Overall focusing on what my body can do, rather than what it looks like has always been positive. It might help to reframe some of your goals as health related things such as “be able to run a mile in account minutes” “go on a 5 mile hike with friends” “be able to do 3 push ups” or whatever works for you

Good luck, this is hard stuff
posted by raccoon409 at 7:18 PM on March 20, 2019 [3 favorites]

I'm in recovery from an eating disorder severe enough to require hospitalizations so my frame of reference is going to be from there.

Honestly, the thing that worked best for me to maintain my recovery was focusing on feeling healthy. What made me feel good, able to do daily activities, sleep well ect. For me that wieght was higher than what is recommended, and people did notice that I felt better and looked better. I just try and maintain that.

Getting support from people who understand and can help focus on that control of eating (or out of control eating) is about intenal states of mind and the emotional control rather than the actual food itself, or the wieght, or what I looked like.

I think there are lots of helping professionals that can work with you in a variety of contexts. I'm not sure what would be best for you, but I have had some amazing nutritionists and therapists help center me and focus on being healthy and happy and not obessessed.
posted by AlexiaSky at 7:27 PM on March 20, 2019 [3 favorites]

Take the following with a grain of salt, because I'm not very familiar with binging and the associated thought patterns. However I would recommend you try keto. I have found that carbs can have an addictive presence in my life, and they're *much* easier to eat even if you're not very hungry. It's much harder to overeat on, say, pork chops, than muffins or potato chips. I would gently disagree with much of the premise of your question, which seems to situate the problem as a mental one, of willpower and self-control and motivation. I think that working to hack your brain's reward system is much more sturdy a solution than plain willpower. Keto has really helped diminish sugar and carb cravings, and also having them completely off the table (so to speak) has helped me not think "I'll just have one muffin/chocolate/chip". I've accepted that they're completely not allowed, and they're much less tempting. The satiety and luxuriousness provided by the high fat in the diet really aids compliance. I eat to satiety now (with keto foods) and am not tempted to eat further. I also indulge in keto sweets on occasion (usually Lily's Chocolate, or keto desserts I make from the bazillion recipes online, like peanut butter cheesecake made with erythritol). Being able to have some treats allows me to stick to it, and might also help you similarly (it sounds like you're binging when you feel strong restriction).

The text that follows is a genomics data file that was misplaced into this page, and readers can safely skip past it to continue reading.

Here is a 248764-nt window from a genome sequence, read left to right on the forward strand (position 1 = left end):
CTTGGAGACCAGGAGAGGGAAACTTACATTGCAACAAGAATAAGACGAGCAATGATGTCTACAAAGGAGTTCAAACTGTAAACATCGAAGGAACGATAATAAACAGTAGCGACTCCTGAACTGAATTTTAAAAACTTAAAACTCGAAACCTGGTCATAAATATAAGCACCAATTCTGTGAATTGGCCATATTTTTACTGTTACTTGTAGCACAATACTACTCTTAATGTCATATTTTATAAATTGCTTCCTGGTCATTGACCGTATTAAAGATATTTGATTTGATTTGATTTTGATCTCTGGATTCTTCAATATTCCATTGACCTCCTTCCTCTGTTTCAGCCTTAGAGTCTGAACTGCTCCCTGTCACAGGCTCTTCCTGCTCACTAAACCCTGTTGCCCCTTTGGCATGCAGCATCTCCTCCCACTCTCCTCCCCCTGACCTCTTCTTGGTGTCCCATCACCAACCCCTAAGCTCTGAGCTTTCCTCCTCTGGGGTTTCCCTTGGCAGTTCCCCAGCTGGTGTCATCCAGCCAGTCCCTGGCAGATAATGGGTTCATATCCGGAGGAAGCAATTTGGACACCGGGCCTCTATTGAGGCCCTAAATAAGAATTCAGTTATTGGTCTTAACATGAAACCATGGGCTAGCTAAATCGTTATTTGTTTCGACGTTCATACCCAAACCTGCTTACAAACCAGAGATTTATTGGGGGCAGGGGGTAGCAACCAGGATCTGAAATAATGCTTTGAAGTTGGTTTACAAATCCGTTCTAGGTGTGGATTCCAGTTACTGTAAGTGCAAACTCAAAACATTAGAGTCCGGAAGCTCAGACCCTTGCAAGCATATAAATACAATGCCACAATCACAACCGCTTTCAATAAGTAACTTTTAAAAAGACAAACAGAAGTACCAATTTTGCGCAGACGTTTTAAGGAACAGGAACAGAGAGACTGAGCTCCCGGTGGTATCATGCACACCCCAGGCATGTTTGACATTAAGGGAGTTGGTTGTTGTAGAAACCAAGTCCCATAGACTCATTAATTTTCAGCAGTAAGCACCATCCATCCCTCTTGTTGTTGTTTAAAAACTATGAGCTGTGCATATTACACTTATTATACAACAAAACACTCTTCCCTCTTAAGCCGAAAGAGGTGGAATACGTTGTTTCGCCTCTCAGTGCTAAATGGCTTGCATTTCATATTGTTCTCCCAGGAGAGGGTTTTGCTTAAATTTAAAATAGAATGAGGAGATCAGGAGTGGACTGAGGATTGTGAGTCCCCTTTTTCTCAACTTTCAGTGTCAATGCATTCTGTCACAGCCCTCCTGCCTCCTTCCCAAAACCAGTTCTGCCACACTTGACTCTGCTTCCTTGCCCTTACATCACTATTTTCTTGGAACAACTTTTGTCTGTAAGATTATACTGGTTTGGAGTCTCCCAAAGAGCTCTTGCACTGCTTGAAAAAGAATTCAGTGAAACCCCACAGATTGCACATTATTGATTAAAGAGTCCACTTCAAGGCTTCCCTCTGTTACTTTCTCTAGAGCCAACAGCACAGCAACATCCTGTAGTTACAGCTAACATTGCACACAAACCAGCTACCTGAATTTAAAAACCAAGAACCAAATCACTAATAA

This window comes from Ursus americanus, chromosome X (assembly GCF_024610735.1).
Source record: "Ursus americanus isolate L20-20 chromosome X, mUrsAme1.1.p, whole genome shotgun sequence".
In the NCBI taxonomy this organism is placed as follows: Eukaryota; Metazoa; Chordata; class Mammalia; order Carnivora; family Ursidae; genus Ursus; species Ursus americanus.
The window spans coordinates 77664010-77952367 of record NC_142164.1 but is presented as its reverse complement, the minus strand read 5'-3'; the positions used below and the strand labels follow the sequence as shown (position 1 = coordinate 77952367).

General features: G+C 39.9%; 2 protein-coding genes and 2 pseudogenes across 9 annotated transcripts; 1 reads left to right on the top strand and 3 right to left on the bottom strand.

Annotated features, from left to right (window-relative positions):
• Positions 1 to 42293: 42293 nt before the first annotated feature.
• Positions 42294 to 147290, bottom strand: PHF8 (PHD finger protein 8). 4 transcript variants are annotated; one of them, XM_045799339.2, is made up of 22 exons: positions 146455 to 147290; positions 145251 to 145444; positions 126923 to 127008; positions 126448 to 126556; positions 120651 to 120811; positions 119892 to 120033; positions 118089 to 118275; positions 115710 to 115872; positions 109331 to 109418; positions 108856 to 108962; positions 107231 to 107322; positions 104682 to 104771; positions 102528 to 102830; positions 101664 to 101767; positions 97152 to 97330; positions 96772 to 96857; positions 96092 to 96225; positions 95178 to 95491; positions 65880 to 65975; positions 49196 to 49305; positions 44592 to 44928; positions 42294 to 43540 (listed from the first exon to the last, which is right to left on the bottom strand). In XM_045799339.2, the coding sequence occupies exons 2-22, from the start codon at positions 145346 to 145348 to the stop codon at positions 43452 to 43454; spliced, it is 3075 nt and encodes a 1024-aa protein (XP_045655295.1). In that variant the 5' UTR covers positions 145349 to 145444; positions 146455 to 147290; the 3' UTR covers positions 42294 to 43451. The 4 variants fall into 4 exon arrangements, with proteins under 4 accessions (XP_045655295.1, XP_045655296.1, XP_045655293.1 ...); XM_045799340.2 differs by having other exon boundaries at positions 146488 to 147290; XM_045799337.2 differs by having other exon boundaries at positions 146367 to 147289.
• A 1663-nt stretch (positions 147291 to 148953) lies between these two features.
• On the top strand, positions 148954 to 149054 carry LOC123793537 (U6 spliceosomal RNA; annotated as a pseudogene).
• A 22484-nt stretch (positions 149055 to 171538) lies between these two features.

(N.B. Keto is often paired with intermittent fasting, but if you have binging struggles, I would strongly recommend against IF for you - I'd recommend just trying normal keto.)
posted by ClaireBear at 7:27 PM on March 20, 2019 [7 favorites]

You are me. Except that I'm quite a bit larger than you.

I've been fat for most of my adult life, but my weight has gone up and down as I've gained and then lost weight. At one point I was down to 140 and that looked fine - I'm 5' 6" - but I slowly gained the weight back again. Since then I've yo-yoed up and down, but I hit my worst point last year, at 357 pounds. That's right - 357. I was in agony, my joints were screaming, I could not walk without pain, and I couldn't even wipe myself properly after using the toilet without standing up and contorting myself into a weird position. What did me in was school stress - I was in college working toward an AA degree, and trying to maintain a 4.0 GPA despite crushing poverty and an abusive landlord/roommate (I live in the SF Bay Area, where finding affordable housing is a nightmare, so it took me a long time to get out of there.) I had also cracked three of my molars, which meant that I had to live on very soft food, mostly ice cream. Well, I discovered that the ice cream diet will pack on a lot of pounds. If that wasn't enough, I also take psych meds that have a weight-gain side effect.

Finally I couldn't stand it any more. After finally getting my teeth fixed and into a less stressful housing situation, I resolved to do something about my weight. Like you, I cannot stand most weight-loss groups - I'm not a group person in general - so I knew I would have to do this myself.